It is an odd place. The inhabitants include Plato, Moses, Abraham and lots of babies. Now after more than 700 years of shadowy existence, limbo faces closure. The world's 30 leading Roman Catholic theologians were meeting behind closed doors in the Vatican yesterday to discuss a document which would sweep the concept out of the church's teaching.From The Guardian. Interestingly, it appears that the change in the doctrine may be motivated in part by PR concerns:
Limbo was concocted in the 13th century as a solution to the theological conundrum of what happened to babies who died before they were christened.
According to doctrine, they could not go to heaven because their original sin had not been expunged by baptism. Yet they had done nothing to harm anyone so they scarcely deserved purgatory, let alone hell. Limbo also proved a useful solution to other problems such as where to put holy people who lived before Christ and who also had no chance of baptism. Dante added the classical sages.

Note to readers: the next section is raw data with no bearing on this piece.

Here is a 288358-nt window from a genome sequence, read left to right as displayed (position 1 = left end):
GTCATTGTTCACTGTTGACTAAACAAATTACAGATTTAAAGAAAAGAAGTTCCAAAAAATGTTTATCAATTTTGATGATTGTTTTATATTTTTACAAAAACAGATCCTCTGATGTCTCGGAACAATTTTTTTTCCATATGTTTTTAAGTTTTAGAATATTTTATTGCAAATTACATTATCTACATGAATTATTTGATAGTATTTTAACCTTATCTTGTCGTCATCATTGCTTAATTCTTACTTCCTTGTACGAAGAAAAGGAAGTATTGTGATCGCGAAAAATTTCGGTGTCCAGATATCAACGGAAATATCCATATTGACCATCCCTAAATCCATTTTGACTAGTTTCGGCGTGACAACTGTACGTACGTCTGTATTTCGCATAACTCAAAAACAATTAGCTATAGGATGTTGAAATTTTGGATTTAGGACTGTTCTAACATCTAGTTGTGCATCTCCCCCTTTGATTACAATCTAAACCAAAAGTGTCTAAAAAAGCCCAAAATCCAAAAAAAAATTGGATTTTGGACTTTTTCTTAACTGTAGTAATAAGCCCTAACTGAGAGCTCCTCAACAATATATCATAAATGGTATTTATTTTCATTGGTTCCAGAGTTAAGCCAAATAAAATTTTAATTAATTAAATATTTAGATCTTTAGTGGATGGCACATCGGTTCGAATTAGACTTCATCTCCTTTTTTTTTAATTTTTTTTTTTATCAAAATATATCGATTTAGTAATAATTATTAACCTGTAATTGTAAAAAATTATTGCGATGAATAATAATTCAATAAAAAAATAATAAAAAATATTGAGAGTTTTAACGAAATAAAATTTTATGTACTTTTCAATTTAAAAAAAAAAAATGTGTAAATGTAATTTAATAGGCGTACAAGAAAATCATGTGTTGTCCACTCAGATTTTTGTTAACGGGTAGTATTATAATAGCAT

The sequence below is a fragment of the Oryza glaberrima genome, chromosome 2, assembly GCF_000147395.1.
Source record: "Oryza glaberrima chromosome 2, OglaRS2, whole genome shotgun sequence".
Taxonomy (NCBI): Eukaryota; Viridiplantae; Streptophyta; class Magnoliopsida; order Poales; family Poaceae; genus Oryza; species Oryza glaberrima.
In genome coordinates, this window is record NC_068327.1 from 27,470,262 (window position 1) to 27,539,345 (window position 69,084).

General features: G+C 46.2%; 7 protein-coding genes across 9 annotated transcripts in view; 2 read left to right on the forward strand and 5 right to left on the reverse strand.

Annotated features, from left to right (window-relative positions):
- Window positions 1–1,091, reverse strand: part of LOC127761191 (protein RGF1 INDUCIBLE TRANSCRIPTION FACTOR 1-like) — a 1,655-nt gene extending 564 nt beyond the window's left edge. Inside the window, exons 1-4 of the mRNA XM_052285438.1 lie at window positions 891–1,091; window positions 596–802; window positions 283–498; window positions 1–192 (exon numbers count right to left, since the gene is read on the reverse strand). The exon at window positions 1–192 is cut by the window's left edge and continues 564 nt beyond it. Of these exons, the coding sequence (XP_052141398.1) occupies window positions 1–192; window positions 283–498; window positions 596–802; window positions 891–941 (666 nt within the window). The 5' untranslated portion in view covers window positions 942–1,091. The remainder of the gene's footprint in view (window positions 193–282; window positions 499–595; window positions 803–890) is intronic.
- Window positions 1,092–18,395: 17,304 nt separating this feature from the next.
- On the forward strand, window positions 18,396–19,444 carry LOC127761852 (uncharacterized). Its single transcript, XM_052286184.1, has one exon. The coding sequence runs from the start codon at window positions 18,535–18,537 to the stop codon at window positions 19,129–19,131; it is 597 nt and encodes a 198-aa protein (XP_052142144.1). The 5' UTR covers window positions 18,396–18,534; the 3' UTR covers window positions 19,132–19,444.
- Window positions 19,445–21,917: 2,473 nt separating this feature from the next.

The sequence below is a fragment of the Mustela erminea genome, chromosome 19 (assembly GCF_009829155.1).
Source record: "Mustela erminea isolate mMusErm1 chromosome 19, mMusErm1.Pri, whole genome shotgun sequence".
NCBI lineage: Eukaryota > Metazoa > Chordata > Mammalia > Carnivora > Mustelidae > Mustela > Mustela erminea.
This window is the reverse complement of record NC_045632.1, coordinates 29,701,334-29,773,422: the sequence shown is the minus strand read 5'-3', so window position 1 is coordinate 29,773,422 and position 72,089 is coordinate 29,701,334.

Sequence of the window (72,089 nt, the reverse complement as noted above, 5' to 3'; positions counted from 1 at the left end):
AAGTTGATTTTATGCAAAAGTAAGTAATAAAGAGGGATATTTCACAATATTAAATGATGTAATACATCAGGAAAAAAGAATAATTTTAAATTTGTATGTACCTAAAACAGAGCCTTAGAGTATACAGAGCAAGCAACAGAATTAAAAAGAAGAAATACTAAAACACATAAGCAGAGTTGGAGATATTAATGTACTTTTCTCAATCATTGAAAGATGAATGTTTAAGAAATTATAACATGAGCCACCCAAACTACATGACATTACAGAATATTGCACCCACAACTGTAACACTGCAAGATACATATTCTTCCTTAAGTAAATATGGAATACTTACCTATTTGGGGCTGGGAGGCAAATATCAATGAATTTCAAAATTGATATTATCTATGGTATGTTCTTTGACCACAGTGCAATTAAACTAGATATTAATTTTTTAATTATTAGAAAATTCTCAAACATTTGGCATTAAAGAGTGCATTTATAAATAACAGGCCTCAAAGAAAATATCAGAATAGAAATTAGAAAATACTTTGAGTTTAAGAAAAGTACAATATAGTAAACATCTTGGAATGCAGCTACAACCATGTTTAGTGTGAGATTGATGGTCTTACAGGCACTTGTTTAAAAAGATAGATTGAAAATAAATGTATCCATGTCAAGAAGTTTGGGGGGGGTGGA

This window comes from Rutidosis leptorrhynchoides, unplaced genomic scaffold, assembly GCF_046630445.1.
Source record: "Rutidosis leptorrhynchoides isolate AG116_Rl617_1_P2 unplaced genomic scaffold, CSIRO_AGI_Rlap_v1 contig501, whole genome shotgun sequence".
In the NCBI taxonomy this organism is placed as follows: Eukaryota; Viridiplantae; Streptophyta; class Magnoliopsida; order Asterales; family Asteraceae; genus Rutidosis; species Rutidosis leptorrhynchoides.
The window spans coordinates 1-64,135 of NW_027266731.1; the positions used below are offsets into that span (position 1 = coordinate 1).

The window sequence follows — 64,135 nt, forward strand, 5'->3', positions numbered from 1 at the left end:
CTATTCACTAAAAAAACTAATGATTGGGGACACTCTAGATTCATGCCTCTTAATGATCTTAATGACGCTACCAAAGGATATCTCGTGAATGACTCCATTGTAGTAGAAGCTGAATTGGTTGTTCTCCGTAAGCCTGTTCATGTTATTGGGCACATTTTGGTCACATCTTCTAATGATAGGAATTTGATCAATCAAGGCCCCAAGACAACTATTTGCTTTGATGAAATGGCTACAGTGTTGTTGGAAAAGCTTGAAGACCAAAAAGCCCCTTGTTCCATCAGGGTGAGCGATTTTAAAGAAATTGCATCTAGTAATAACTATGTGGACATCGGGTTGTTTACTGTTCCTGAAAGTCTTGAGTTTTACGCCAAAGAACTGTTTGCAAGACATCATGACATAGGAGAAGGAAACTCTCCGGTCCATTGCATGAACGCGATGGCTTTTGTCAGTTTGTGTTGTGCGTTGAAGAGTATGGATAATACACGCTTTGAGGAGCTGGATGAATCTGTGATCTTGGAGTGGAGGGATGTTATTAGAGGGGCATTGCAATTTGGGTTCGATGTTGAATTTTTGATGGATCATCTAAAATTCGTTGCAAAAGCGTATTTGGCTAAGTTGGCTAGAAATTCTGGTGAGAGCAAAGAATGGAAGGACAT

More than six million children die of hunger every year in underdeveloped countries where the Church is keen to see its support continue to grow.From The Telegraph.
It is concerned that the concept of limbo may not impress potential converts.
The Church is aware that Muslims, for example, believe that all children go straight to heaven without passing any test.
I'm not clear on where the Vatican's official position will be after limbo is abolished. Will all the unbaptised babies and good souls who died before Christ be deemed admitted, nunc pro tunc, into heaven? Bonus points to any commenter who can draw illuminating connections to the new guest worker and immigration reforms being bandied about in D.C.